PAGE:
About the Salars and Beyond

The next target are the famous Salars, the huge salt flats in southwestern Bolivia. I planned to ride to Sabaya, the entrance to the Salar de Coipasa, in about 4 days. However, judging by other people’s reports, large parts of this route are of similar quality to the last 2 days. As reported in the previous post, I don’t find that a very attractive prospect.

There are now a few options:

  • Ride anyway. This probably leads to much annoyance on my end if the roads are indeed that bad.
  • Arrange transportation to Sabaya and ride the Salars from there. Currently my favourite option, if I can arrange it.
  • Arrange transportation to Uyuni and either skip the Salars altogether or do them by jeep.

This last option ties in nicely with another decision I made: I’ve also not been feeling that great in the last few days at 4200+meters altitude. In all three versions, when I get to Uyuni I want to leave the high Andes behind. Thus I’m not riding the Sud Lipez, which is supposedly even tougher and higher. I’m also not heading to San Pedro de Atacama and then crossing a 4000+ meter pass into Argentina. Instead I will directly go from Uyuni to Salta and pick up the route from there. This gets me out of the highlands faster and considerably shortens the route, which I probably had to do at some point anyway.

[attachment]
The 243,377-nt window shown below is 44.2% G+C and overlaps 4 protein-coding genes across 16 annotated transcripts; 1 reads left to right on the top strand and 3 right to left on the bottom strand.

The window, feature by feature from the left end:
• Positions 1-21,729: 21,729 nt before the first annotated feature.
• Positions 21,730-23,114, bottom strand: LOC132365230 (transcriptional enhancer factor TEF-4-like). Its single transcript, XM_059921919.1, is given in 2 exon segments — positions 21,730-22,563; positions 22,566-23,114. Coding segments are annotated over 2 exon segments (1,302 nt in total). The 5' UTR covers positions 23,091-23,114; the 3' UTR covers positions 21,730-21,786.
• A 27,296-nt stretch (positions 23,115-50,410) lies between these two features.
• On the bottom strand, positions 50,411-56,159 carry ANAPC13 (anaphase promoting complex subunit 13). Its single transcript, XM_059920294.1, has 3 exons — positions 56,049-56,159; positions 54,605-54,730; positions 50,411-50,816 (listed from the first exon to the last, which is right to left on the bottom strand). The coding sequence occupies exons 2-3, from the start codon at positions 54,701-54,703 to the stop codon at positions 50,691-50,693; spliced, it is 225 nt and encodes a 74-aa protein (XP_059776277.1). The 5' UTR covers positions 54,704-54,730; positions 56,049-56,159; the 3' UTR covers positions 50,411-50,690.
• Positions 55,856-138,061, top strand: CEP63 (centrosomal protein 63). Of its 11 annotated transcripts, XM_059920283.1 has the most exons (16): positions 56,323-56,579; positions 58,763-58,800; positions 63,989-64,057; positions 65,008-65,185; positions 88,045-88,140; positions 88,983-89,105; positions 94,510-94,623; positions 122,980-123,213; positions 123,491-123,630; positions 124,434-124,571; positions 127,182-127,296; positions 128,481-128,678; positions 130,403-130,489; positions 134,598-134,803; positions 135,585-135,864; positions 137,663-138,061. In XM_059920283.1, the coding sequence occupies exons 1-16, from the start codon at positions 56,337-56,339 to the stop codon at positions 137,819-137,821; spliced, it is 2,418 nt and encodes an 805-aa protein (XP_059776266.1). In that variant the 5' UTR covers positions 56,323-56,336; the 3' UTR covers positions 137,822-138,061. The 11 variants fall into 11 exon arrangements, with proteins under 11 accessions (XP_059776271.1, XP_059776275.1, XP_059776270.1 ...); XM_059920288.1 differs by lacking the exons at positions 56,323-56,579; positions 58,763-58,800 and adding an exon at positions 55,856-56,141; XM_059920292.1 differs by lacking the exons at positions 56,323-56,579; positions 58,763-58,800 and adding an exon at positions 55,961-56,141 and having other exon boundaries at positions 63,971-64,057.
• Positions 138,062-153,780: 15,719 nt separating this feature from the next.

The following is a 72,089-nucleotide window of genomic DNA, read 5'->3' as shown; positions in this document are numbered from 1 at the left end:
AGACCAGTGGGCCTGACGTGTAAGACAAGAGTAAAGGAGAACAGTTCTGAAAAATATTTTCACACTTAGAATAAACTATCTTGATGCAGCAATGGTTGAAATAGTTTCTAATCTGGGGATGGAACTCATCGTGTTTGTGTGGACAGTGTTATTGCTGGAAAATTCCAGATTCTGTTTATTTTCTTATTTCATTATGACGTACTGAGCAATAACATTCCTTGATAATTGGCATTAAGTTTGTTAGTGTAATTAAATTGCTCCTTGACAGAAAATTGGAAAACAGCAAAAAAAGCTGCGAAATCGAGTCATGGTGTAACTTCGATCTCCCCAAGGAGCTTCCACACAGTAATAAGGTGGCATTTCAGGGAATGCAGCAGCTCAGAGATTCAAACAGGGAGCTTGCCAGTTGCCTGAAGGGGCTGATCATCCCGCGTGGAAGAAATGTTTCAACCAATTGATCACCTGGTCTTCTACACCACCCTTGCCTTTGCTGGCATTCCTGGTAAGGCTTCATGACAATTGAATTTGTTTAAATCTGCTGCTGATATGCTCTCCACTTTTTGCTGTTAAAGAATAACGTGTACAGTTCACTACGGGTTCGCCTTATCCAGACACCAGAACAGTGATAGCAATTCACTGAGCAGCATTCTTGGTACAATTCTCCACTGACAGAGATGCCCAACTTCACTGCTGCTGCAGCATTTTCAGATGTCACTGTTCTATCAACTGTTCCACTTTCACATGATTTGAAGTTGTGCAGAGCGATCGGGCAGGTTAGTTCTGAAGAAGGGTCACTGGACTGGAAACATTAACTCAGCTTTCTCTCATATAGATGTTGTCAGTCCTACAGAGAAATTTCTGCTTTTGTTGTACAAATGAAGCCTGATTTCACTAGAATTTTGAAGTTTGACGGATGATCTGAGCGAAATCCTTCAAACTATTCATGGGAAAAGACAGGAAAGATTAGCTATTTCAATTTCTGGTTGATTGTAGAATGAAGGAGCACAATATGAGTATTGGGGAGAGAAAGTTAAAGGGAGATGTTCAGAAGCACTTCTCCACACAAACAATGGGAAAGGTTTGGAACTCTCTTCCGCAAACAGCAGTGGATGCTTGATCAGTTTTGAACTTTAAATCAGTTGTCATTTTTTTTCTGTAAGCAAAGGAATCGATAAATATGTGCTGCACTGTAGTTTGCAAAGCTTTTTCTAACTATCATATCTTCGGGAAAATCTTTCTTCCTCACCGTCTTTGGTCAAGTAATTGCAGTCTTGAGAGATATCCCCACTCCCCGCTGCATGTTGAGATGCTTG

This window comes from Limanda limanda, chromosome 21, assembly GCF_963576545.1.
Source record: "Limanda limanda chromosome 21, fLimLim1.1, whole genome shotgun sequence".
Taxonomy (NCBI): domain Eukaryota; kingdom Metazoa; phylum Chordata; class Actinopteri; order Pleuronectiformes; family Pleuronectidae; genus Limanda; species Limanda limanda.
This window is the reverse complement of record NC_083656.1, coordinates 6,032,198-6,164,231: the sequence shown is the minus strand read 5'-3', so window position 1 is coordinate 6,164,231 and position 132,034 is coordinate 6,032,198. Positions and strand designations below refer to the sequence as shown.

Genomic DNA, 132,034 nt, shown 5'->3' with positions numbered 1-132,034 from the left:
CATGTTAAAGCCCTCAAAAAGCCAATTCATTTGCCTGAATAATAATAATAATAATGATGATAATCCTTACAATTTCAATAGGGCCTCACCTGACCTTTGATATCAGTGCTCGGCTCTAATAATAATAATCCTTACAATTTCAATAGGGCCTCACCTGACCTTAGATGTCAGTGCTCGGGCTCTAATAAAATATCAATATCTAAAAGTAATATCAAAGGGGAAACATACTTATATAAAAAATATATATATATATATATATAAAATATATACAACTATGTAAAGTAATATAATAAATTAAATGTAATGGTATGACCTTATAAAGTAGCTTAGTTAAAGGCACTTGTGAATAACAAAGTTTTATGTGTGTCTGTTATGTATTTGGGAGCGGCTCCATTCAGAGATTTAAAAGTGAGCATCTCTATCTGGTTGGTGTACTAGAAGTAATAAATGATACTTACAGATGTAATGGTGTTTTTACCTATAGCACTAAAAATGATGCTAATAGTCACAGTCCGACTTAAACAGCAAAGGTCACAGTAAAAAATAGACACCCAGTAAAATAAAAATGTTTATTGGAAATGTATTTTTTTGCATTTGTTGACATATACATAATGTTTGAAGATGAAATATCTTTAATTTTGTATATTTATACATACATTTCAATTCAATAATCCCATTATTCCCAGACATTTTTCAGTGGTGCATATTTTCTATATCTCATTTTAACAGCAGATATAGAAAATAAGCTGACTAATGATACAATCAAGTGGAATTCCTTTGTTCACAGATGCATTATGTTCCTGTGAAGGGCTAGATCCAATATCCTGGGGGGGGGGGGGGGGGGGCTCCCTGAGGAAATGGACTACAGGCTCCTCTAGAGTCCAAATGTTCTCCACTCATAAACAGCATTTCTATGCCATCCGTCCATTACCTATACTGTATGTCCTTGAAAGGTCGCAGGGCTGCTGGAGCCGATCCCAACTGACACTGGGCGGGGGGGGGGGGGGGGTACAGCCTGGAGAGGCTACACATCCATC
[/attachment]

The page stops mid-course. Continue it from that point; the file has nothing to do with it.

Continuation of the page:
Leaving Sajama National Park behind and catching a bus in Tambo Quemado at the Chilean border.

When I got sick at the end of my rest day I made the decision: I want to get out of here ASAP. I took a bus to Uyuni via La Paz and will do a jeep tour of the salars and the lagunas route starting Sunday. The bus ride from La Paz to Uyuni was very nice by the way: The bus had very wide seats (only 3 per row, mine was both an aisle and a window seat) that could recline to an almost flat position.

When I get back to Uyuni I will pick up cycling again and hopefully things will go better then, both with regard to the roads and my health.

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